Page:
Many parents still object to their children taking part in some aspects of sex and relationships education until they reach a certain age.
It came as teachers renewed their call to make personal, social, health and economics education (PSHE) compulsory in schools.
Headteachers argue the move would protect them from threats from parents who object to being taught what they deem as 'controversial' topics at school.
Russell Hobby, general secretary of the NAHT, said: 'We don't think you need to make it statutory to make teachers do it, you need to make it statutory to protect teachers when they do it, otherwise they're vulnerable to accusations that they are pursuing a personal agenda.
'We've seen really difficult situations where parents who disagree with the philosophies that are being promoted saying 'you're doing this, you're brainwashing our children'.'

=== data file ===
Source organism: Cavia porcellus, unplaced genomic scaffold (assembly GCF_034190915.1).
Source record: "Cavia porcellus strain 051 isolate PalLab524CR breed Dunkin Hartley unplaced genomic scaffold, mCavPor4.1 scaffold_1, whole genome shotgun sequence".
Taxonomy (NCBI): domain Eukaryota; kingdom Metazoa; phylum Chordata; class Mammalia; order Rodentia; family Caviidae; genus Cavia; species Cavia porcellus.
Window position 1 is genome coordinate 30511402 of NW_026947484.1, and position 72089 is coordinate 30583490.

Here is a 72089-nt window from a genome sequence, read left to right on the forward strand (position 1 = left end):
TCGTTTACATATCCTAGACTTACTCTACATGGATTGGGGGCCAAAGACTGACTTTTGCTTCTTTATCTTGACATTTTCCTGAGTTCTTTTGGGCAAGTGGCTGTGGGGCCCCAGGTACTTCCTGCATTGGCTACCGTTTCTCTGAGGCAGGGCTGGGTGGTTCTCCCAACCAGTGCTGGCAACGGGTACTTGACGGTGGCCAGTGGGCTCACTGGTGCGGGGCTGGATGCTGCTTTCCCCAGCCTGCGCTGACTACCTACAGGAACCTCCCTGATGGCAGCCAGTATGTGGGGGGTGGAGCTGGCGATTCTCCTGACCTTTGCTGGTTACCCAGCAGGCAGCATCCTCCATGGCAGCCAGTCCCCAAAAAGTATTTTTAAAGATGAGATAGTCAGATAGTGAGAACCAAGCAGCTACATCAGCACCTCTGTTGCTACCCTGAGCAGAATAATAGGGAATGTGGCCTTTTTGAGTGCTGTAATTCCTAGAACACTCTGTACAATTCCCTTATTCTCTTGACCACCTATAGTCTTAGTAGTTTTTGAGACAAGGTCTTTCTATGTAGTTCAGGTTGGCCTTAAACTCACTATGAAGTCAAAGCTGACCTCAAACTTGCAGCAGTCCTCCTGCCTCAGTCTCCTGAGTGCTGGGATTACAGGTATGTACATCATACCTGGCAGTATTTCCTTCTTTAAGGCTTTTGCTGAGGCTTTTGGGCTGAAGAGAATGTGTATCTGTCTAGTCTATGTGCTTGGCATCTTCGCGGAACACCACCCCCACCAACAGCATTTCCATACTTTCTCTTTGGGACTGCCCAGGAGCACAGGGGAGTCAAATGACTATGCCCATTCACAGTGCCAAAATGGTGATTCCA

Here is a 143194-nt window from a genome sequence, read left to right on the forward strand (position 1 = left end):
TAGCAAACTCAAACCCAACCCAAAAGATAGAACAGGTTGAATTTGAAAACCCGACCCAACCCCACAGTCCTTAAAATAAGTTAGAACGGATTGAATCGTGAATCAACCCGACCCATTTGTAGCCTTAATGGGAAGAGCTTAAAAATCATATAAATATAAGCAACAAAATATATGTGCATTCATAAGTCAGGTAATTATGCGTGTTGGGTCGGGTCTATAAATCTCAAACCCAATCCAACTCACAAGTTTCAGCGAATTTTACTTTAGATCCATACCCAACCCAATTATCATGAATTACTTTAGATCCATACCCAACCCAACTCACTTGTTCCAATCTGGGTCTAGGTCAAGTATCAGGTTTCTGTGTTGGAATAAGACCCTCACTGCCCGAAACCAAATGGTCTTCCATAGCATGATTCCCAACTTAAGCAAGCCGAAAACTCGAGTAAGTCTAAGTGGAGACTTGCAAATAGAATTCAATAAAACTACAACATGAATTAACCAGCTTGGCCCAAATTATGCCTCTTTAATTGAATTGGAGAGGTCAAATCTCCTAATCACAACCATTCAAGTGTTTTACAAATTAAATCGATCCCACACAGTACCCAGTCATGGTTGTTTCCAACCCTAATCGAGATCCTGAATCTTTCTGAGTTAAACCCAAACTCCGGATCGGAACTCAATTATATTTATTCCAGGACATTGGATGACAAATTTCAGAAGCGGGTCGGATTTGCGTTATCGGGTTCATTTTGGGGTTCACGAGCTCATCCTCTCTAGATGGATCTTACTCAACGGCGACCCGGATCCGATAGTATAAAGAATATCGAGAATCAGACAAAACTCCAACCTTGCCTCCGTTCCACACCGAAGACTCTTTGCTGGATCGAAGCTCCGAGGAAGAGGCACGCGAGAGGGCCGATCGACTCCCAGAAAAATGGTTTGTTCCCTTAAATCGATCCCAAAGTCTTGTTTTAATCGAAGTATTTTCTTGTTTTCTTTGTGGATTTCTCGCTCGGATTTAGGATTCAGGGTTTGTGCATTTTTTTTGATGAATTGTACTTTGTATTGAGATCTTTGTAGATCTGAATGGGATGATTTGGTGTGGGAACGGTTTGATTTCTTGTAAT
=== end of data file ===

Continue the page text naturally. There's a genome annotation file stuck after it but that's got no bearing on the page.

He said parents are accusing teachers of teaching 'controversial' topics to their children and parents are threatening to withdraw pupils from lessons as a result.
He said: 'If you deal with topics related to homosexuality in a lesson, and a parent from whatever background might disagree with that and say 'I don't want my children taught about these issues'. 'They have accused schools and teachers of doing that sort of thing.
'These are controversial topics which our society doesn't wholly agree on and teachers have to be quite brave sometimes in doing that and we should have their back when they do that and don't leave them to have challenges.'
Mr Hobby said that apart from aggressive threats, parents are emailing teachers to pressure them to stop teaching certain topics in sexual education classes.
He said: 'Children learn best when there's a strong bond between the home and the school. This bond can sometimes be strained, particularly when schools want to educate children on contentious issues.
'Technology has allowed these objections to be expressed in many new ways, including emails and social media.
'Legitimate objections from parents are fair enough and easily addressed but the strength of feeling sometimes means school leaders have to deal with unacceptable emails and posts on social media.'
Posted by jonjayray at 12:50 AM